More and more people are having to care for older relatives as the US population ages, and many of these people have kids to take care of, too. But, the current online methods for sharing sensitive health information aren’t always appropriate. Emailing caregiver information can lead to tastelessly targeted ads on Gmail or Facebook. Online project management software may be too bloated or insecure for sharing medical histories between just a few people. Offline documents — the most common form of communication in this area — are simply hard to share between all the people who need access.
So his company, CareZone, is launching publicly today with an extremely simple answer: a productivity tool for caregivers. At this point there’s not a single feature that is only relevant to the job it’s trying to solve. But the collection of them is designed thoughtfully for the purpose of the site, and could prove to be the start of a much more comprehensive answer to streamlining online health care.
The interface today will remind you of Yammer (that is, a really simple private version of Facebook), or maybe of other tools like Basecamp. You create an account, and then you can create profiles that you control for the people you’re taking care of. So, maybe a sick grandparent or child — which are both personal use cases for Schwartz, by the way.
The structure of the site is focused around each profile of each person receiving care, which is the equivalent of teams or projects in other types of productivity interfaces. As the creator of a profile, you can invite other users to receive access, which you can easily revoke at any time. Those you might invite include professional caregivers, other friends and relatives who are helping out, and medical staff. The site is organized to show lists of those receiving care on the left, and those doing the caring on the right.
Inside of the profile, users can fill out an ongoing journal about the person receiving care, list their current medications, sketch out to-dos in list form, add any relevant contacts, share free-form notes, and upload files. The profile of the love one goes beyond basic information like name and address to include space for medical information like blood type and any allergies.
The site, from the interface to its terms of service, is designed around privacy. There are no ads — no targeting can be tasteful in this sort of environment. There are no communication channels or integrations with Facebook or twitter or anything designed to increase growth, simply because it’d be inappropriate for most friends on those services to have access.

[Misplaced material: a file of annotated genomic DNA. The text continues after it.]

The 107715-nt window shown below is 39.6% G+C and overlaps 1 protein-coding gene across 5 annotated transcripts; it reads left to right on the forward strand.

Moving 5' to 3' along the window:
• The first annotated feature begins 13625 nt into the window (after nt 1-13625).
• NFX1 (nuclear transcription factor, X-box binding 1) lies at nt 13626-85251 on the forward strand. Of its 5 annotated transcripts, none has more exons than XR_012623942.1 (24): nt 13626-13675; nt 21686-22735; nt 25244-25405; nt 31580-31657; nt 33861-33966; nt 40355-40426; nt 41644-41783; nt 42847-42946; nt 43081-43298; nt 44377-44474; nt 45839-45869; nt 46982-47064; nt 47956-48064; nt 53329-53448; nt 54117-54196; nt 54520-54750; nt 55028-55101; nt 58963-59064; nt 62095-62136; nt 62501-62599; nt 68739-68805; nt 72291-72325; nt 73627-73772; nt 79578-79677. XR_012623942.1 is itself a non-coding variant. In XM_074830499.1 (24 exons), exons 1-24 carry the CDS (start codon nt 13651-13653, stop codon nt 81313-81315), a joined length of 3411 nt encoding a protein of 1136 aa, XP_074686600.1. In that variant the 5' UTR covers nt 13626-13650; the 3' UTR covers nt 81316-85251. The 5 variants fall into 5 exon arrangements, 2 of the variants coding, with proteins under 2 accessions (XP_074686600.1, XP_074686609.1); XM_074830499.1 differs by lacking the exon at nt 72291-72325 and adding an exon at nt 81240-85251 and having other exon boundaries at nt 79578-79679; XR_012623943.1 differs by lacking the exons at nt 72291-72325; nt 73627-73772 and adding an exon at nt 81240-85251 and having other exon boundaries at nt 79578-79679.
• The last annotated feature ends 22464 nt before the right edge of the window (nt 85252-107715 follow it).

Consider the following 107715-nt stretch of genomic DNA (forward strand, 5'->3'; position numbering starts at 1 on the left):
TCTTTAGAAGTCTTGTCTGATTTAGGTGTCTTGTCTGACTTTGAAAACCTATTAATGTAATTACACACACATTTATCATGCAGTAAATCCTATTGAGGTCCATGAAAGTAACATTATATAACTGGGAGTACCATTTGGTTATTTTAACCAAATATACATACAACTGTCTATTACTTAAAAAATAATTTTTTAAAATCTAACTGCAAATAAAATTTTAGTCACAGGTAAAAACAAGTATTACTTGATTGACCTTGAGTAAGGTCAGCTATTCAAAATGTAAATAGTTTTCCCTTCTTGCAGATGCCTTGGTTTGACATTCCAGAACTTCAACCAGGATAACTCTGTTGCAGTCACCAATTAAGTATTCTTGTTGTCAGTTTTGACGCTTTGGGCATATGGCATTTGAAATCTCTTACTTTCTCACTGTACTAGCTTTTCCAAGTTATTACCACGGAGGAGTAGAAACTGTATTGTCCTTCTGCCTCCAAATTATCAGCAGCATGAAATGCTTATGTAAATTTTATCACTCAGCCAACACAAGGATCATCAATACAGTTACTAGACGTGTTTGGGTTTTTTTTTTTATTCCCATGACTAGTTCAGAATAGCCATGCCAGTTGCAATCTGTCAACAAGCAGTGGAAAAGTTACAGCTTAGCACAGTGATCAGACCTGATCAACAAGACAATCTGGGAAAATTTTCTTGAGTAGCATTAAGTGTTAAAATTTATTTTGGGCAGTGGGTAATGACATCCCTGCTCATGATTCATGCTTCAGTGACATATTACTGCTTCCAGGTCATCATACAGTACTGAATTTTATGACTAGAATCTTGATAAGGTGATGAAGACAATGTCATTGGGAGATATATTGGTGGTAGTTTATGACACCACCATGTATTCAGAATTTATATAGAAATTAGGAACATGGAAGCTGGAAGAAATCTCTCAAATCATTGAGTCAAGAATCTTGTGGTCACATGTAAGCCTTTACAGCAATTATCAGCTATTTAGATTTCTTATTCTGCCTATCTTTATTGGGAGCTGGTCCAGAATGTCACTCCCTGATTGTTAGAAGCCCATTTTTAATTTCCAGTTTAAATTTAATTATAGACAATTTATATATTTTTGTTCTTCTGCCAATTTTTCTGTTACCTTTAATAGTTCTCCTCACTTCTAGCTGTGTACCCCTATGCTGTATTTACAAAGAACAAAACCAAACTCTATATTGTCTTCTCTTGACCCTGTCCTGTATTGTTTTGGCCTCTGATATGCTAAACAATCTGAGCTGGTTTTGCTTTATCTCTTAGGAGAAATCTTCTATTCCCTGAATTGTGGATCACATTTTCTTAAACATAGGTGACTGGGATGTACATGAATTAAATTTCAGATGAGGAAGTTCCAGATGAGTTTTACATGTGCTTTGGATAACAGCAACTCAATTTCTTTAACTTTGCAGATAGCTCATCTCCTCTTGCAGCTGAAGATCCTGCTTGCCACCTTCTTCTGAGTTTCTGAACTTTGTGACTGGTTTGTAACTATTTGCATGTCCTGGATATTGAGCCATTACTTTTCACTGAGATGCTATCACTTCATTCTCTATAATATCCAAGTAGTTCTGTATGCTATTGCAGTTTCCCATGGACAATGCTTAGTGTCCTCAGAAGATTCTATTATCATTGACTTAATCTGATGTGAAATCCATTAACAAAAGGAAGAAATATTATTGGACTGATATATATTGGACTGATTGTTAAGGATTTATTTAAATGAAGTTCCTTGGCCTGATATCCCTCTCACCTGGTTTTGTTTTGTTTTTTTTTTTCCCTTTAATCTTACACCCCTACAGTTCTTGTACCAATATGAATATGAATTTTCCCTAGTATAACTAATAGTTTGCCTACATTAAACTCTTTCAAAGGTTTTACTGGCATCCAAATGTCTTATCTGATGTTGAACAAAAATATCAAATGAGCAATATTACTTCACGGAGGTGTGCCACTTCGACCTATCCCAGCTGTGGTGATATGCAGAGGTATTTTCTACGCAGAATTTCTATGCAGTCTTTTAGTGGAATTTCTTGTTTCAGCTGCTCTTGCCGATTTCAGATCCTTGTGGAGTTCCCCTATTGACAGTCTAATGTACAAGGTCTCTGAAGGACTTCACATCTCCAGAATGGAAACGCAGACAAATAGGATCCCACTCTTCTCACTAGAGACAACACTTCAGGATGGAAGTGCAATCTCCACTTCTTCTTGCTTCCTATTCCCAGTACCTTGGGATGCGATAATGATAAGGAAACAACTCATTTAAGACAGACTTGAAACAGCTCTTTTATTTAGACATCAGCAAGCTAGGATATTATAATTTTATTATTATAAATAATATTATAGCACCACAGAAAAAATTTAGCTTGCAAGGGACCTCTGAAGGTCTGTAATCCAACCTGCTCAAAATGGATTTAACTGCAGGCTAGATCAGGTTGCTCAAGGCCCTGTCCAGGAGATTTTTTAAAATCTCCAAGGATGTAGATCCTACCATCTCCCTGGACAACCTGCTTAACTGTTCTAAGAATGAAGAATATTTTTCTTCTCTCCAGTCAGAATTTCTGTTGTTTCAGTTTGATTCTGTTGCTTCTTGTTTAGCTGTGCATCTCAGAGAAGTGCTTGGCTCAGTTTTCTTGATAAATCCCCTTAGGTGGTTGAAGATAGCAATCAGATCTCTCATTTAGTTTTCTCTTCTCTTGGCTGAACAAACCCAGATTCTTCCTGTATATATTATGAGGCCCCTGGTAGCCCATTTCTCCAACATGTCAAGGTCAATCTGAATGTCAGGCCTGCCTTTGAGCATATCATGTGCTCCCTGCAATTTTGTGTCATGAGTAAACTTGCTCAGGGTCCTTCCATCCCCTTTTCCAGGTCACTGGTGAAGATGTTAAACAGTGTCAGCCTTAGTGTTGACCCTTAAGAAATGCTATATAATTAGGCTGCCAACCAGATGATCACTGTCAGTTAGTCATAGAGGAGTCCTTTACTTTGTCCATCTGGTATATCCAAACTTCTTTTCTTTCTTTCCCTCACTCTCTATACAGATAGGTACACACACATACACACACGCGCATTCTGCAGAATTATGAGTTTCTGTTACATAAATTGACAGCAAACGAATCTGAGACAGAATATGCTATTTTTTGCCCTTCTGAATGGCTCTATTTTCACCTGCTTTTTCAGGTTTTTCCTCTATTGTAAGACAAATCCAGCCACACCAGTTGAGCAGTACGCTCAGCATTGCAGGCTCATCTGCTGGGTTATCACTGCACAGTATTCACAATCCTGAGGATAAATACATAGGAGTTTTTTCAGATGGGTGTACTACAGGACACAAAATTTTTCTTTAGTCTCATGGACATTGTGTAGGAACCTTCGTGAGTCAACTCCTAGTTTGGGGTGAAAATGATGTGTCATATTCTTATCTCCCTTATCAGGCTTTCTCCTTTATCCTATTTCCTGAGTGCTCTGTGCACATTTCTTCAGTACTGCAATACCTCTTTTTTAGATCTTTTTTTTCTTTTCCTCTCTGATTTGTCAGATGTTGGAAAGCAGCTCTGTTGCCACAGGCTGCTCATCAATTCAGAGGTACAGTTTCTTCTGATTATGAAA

The business model, instead, is a month subscription of $5, or $48 per year for each profile of someone receiving care. If you need to create multiple accounts because you have more than one person to care for, Schwartz says you’ll be able to get a volume discount. You can get a free account for a year if you sign up by March 15, including up to three accounts for loved one’s profiles.
The overall market is as big as the health stats you see about the US population. Schwartz highlights that around 90% of those 65 and older have a chronic issue, and that 400,000 babies are born in the country every month.
A simple tool like this could very well be what a lot of people want, but it also might not go far enough to get users away from their manila folders of offline docs, or their private Basecamp setups or whatnot. Schwartz, who is cofounding the company along with long-time friend and entrepreneur Walter Smith, has a bigger vision in mind, though.
He’s looking at ways this site could be a main portal for connecting to all sorts of other health information. All sorts of health devices and applications starting to provide instantaneous feedback about heart rates, blood sugar levels, average temperatures, and every other aspect of human life. You could see this interface becoming more of an aggregator for all this data.
Another area, and the one that seemed most obvious to me when I was getting briefed on the launch, was connecting with existing enterprise medical systems in order to integrate all the data about an individual from multiple providers. Schwartz was certainly interested in this when I asked him about it, but was also very cautious. Having spent most of his career in the enterprise software business, he’s very much aware of the difficulties of integrating legacy systems and following existing compliance laws. Health data, in particular, is tough to use because of legal (HIPAA) requirements that prohibit medical staff what they can share in writing.
For now, Schwartz says CareZone is focusing on simple iterations: internationalizing to Spanish, Mandarin and other languages, as well as making sure that the site follows all local laws, particularly in countries with far more restrictive privacy laws than what this one has. But he’s already looking at how to make CareZone more of a portal. One feature that I discussed with him was some sort of service for bulk scanning and uploading relevant offline docs into the system. Some other ones were some sort of budgeting system for health-related costs, and a calendar for tracking relevant dates.
Finally, here’s an infographic from the company that, in contrast to all the clip-art garbage infographs produced by other companies, actually helps tell the story: